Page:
The Boodie or Burrowing Bettong Bettongia lesueur became extinct on the Australian mainland by about 1960 but, in some areas, left evidence of its previous distribution in the form of relict landscape features, which remain widespread in arid areas with hard soils. We recorded the location of landscape features (‘mounds’), which we attributed to B. lesueur, in the western deserts during the 1980s and 1990s. There were two types of mounds — large, irregular shaped mounds of calcrete or clayey soils that were accumulated spoil from warren digging and smaller, regular, and largely circular mounds on lateritic surfaces. We mapped mounds, which are visible as obvious features in an otherwise often monotonous landscape, during vehicular traverses of desert tracks over a 10-15 year period. Mound density along one 215 km traverse in the northern Gibson Desert was 5.9±;0.96 km-2. We measured attributes of both types of mound in the Gibson Desert. The former persist as warrens (often occupied by Rabbits Oryctolagus cuniculus), have many entrances, are often large in aerial extent, and often associated with rock capping. The latter are largely symmetrical mounds, smaller (typically < 20 m in diameter), and with soil penetrability typically far greater than surrounding soil that often has a hard pan.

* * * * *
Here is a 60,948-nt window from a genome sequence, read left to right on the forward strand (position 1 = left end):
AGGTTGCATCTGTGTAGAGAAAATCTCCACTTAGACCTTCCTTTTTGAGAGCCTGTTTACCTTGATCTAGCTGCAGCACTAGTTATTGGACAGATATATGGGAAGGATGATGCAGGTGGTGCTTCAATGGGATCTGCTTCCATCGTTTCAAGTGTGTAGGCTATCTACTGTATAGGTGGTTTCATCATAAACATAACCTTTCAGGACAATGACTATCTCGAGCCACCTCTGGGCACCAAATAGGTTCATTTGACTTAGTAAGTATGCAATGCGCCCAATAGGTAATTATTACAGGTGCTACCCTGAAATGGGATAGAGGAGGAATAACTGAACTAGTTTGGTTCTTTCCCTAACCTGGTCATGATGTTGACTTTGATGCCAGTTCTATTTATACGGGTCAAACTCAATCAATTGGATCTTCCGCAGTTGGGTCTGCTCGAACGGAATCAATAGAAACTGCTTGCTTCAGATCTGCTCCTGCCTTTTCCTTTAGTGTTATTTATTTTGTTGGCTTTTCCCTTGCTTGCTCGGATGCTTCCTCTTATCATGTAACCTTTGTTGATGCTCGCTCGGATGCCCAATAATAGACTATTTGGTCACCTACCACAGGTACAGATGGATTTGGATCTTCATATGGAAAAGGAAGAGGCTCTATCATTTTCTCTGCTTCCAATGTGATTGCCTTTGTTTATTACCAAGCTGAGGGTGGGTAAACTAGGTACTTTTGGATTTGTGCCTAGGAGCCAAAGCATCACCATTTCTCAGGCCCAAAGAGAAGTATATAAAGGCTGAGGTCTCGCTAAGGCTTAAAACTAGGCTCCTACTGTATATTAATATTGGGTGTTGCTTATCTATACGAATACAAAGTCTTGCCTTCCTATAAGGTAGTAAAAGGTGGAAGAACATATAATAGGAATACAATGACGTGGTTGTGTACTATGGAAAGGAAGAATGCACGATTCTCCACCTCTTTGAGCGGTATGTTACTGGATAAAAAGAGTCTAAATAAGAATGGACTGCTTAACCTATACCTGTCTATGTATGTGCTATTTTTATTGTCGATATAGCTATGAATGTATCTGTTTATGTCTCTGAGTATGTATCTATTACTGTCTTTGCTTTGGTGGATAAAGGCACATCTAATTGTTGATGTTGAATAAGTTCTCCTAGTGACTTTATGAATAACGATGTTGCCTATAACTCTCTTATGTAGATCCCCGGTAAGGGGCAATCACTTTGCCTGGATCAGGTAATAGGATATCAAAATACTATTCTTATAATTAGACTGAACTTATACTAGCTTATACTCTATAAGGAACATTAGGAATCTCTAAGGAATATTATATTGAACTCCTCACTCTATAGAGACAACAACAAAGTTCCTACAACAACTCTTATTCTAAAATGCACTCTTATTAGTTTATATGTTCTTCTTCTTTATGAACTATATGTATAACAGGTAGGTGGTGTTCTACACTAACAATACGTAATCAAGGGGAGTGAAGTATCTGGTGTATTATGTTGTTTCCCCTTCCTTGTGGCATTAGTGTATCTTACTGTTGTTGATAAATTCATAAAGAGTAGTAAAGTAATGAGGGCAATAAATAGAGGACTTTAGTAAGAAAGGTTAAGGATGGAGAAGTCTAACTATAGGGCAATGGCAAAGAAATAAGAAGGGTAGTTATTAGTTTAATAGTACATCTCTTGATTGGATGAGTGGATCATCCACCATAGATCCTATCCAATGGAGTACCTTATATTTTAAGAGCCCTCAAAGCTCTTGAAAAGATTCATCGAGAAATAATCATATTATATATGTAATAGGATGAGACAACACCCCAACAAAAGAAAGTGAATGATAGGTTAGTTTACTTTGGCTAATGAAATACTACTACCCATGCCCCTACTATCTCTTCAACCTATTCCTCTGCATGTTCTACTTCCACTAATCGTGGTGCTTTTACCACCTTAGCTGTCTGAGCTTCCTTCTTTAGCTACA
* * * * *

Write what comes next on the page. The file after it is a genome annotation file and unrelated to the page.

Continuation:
Relict Bettongia lesueur warrens in Western Australian deserts
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Andrew Burbidge, Jeff Short, Phillip Fuller; Relict Bettongia lesueur warrens in Western Australian deserts. Australian Zoologist 1 August 2007; 34 (1): 97–103. doi: https://doi.org/10.7882/AZ.2007.008
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